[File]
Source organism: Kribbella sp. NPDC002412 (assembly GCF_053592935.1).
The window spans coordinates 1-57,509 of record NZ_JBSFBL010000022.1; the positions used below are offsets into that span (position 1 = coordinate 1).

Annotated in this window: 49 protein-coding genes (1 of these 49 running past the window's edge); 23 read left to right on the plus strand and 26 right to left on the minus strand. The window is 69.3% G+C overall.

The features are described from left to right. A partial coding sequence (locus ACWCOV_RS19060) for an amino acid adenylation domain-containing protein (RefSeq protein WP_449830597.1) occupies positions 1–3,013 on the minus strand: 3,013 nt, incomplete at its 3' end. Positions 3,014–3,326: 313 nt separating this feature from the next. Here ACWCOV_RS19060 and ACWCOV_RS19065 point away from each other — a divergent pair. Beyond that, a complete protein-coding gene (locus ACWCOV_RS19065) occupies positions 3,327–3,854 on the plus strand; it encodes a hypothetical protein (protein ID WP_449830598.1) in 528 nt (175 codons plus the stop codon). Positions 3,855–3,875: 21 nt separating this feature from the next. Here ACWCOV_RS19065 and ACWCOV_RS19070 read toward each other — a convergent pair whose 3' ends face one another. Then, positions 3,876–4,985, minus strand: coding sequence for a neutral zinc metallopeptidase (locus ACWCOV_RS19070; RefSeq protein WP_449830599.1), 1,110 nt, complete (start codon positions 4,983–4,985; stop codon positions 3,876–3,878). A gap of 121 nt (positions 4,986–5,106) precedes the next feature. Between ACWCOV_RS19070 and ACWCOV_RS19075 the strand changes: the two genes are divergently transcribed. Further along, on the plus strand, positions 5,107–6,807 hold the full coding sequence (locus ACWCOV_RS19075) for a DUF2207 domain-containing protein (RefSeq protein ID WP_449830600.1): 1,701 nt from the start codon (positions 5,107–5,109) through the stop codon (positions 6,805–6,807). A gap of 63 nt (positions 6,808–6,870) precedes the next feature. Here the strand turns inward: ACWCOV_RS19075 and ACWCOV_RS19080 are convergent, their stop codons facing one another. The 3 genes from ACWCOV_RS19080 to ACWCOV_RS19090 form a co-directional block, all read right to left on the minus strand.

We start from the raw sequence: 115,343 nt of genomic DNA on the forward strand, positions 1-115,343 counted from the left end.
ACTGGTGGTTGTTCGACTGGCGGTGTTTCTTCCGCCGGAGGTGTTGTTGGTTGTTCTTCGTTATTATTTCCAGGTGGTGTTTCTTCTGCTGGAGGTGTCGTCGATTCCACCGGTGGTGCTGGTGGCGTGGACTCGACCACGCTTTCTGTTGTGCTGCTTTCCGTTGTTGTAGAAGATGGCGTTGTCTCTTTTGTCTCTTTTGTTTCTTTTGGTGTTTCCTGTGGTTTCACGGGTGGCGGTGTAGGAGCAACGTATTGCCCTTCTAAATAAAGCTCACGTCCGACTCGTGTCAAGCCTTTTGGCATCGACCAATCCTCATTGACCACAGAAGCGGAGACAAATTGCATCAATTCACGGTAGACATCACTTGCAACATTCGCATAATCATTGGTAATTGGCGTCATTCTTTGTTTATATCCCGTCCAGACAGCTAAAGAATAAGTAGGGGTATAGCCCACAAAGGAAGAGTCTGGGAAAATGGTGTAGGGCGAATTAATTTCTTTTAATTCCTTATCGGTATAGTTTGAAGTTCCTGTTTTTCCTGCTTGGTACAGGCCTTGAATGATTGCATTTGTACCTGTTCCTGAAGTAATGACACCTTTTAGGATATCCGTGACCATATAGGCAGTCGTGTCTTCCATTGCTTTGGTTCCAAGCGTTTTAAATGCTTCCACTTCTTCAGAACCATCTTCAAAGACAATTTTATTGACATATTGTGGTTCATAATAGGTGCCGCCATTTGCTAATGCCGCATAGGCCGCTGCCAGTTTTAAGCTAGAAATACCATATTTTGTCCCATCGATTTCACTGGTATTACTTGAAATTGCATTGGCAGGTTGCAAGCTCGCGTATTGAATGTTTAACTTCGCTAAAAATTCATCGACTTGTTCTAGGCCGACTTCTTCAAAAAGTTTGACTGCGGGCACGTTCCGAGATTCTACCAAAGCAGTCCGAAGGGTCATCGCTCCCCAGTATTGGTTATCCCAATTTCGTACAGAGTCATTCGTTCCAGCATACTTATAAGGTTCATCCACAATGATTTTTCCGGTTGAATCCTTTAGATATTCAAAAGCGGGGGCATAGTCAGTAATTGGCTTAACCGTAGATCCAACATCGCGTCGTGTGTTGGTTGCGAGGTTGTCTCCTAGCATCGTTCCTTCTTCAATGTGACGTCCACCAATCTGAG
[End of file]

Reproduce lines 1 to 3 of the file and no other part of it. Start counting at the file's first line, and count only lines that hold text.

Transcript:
Source organism: Kribbella sp. NPDC002412 (assembly GCF_053592935.1).
The window spans coordinates 1-57,509 of record NZ_JBSFBL010000022.1; the positions used below are offsets into that span (position 1 = coordinate 1).

Annotated in this window: 49 protein-coding genes (1 of these 49 running past the window's edge); 23 read left to right on the plus strand and 26 right to left on the minus strand. The window is 69.3% G+C overall.